That got the teacher's attention real fast. She hauled Dylan to the principal's office and he called us. We were told, with Dylan present, that while the principal couldn't see the claws, he could see the protectors and figured they were there for a reason. He didn't know how Dylan managed it, but he didn't need to know. The protectors had to come off and the claws clipped, at least until Dylan graduated from his school system.
Mark called The Club about how to trim claws, then dashed off to the pet store down the street while the rest of us waited. He soon was back with claw clippers for dogs, though he didn't tell Dylan that. Mark said, "Sorry, sport, we must do it." He then one-by-one pulled off the protector and clipped the claw under it, carefully collecting the pieces. He gave Dylan a hug and laid the ten claws on the principal's desk. I was astonished that I could see them and raised eyebrows in Mark's direction, who only shrugged. Mark held up a piece of paper and asked Dylan to scratch it. There was no rip.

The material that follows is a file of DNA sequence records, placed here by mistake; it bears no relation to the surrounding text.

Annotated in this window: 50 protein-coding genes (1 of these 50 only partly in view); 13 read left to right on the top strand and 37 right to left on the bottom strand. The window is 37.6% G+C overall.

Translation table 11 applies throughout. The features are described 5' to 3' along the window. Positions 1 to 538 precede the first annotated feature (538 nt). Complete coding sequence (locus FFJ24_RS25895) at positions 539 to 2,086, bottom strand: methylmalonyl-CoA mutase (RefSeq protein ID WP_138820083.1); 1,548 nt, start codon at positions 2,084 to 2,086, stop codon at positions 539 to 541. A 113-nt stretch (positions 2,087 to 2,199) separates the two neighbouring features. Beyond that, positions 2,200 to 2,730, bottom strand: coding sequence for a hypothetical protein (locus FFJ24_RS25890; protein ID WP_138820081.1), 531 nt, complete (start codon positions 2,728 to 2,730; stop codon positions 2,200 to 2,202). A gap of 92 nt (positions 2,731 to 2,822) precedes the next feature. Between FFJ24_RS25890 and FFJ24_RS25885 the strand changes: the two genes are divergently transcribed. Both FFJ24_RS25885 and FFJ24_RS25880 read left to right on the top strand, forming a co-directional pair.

The principal thanked us for being so understanding and sent Dylan back to class and us back to our jobs.
On the way out I asked Mark, "What species is that principal?"
"Human. Why ask?"
"That means he saw Dylan as a human." Mark nodded. "So why didn't he freak out when you put ten feline claw tips on his desk?"
"I have no idea," said Mark as he stopped to look at me. "Though I suspect an elementary school teacher has seen stuff even weirder than that and as long as the students are safe he's happy."
The teasing stopped and Dylan actually rose fairly high in the pecking order. The other boys granted him the nickname -- a positive name is a sure sign of peer approval -- of "Coog."
Mark and I didn't worry about the legal matters or Dylan's former family. A year later we showed up in the proper courtroom in Chicago with Dylan to make the adoption final. According to Dylan our lawyer was a moose and the judge was a bison.
That same trip we took home Ruben, a raccoon, newly changed and in need of a new home. The kid was only seven.
One of the first things Ruben said to me was, "Why do you look over my head when you talk to me?" I thought I was looking him in the eye.